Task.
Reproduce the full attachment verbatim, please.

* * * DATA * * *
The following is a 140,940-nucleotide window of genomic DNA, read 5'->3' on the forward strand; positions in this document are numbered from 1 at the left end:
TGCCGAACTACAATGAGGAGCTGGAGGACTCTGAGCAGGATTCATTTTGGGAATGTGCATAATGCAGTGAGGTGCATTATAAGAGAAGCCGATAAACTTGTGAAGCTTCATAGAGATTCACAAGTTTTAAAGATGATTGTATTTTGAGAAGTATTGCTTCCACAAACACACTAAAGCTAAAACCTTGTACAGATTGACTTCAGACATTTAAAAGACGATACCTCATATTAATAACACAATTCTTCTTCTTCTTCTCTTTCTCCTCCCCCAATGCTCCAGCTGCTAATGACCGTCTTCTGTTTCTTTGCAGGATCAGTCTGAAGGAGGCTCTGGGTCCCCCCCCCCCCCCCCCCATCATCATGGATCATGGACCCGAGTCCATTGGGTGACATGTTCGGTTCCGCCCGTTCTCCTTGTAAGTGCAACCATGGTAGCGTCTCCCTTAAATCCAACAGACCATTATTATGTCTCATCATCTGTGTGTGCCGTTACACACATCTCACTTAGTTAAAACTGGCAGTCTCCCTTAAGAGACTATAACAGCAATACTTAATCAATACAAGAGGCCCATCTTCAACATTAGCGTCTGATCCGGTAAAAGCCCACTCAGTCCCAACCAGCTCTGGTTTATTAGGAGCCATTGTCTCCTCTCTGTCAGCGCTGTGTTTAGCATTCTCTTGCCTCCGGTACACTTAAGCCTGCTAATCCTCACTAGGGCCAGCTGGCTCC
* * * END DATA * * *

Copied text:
The following is a 140,940-nucleotide window of genomic DNA, read 5'->3' on the forward strand; positions in this document are numbered from 1 at the left end:
TGCCGAACTACAATGAGGAGCTGGAGGACTCTGAGCAGGATTCATTTTGGGAATGTGCATAATGCAGTGAGGTGCATTATAAGAGAAGCCGATAAACTTGTGAAGCTTCATAGAGATTCACAAGTTTTAAAGATGATTGTATTTTGAGAAGTATTGCTTCCACAAACACACTAAAGCTAAAACCTTGTACAGATTGACTTCAGACATTTAAAAGACGATACCTCATATTAATAACACAATTCTTCTTCTTCTTCTCTTTCTCCTCCCCCAATGCTCCAGCTGCTAATGACCGTCTTCTGTTTCTTTGCAGGATCAGTCTGAAGGAGGCTCTGGGTCCCCCCCCCCCCCCCCCCATCATCATGGATCATGGACCCGAGTCCATTGGGTGACATGTTCGGTTCCGCCCGTTCTCCTTGTAAGTGCAACCATGGTAGCGTCTCCCTTAAATCCAACAGACCATTATTATGTCTCATCATCTGTGTGTGCCGTTACACACATCTCACTTAGTTAAAACTGGCAGTCTCCCTTAAGAGACTATAACAGCAATACTTAATCAATACAAGAGGCCCATCTTCAACATTAGCGTCTGATCCGGTAAAAGCCCACTCAGTCCCAACCAGCTCTGGTTTATTAGGAGCCATTGTCTCCTCTCTGTCAGCGCTGTGTTTAGCATTCTCTTGCCTCCGGTACACTTAAGCCTGCTAATCCTCACTAGGGCCAGCTGGCTCC